Mark Twain said that “A ‘classic’ is a book that everyone praises and nobody reads”. I suspect that Thomas Hardy’s novels fall into this category. Admittedly, I think that because my dear mother suggested that I read “The Return of the Native”. After I finished it, I asked her why she recommended such a lousy book and she sheepishly confessed that she’d actually never got round to opening the copy she’d bought 40 years ago in a fit of high-mindedness.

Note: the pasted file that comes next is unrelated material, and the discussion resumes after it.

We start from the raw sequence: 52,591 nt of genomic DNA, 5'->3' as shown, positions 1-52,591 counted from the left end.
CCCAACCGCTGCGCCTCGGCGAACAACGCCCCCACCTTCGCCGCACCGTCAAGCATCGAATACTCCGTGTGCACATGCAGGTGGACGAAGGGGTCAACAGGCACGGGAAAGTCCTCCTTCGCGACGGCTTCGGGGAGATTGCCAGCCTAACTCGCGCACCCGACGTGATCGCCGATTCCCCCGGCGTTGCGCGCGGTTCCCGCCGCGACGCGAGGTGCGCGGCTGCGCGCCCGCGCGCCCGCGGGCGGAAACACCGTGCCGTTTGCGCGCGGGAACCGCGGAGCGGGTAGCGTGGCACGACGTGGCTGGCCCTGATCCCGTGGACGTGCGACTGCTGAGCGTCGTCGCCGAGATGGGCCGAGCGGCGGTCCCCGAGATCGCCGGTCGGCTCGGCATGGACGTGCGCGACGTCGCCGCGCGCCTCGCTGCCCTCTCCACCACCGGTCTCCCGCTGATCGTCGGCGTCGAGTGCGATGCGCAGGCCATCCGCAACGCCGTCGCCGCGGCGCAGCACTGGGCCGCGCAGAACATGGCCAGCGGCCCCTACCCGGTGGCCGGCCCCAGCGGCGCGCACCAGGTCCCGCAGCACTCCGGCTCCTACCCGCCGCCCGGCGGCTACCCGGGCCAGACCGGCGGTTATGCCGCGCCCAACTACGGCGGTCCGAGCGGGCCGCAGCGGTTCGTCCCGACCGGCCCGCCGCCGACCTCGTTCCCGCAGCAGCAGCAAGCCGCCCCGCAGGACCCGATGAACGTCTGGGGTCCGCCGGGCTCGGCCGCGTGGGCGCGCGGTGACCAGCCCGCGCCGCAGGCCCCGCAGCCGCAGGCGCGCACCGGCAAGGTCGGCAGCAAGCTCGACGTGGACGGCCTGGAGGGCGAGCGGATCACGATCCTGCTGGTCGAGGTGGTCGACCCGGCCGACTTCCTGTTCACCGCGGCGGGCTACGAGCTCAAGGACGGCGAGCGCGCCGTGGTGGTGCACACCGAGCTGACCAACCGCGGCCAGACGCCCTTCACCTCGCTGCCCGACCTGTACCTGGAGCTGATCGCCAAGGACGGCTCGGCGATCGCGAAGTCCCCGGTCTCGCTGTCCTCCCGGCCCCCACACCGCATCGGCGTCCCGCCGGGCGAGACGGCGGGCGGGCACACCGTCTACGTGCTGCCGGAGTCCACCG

But, whatever you think of Hardy’s “classic” novels, it’s hard to deny that they have resulted in some fine film adaptations. One of these is Michael Winterbottom’s 2000 Western The Claim. Loosely based on “The Mayor of Casterbridge”, the film tells the story of the Mayor of the town of Kingdom Come (a glum, effective Peter Mullan) whose considerable fortune and power derives from one awful, hidden sin early in his life. Fate comes to call in the form of the woman from his past (Nastassja Kinski) and her daughter (Sarah Polley, in an award-winning performance). Meanwhile, the Mayor must handle his tempestuous mistress (Milla Jovovich, who has sex appeal to burn) and the railroad engineer (Wes Bentley) who will decide whether the new line will run through Kingdom Come or not. Continue reading “Weekend Film Recommendation: The Claim”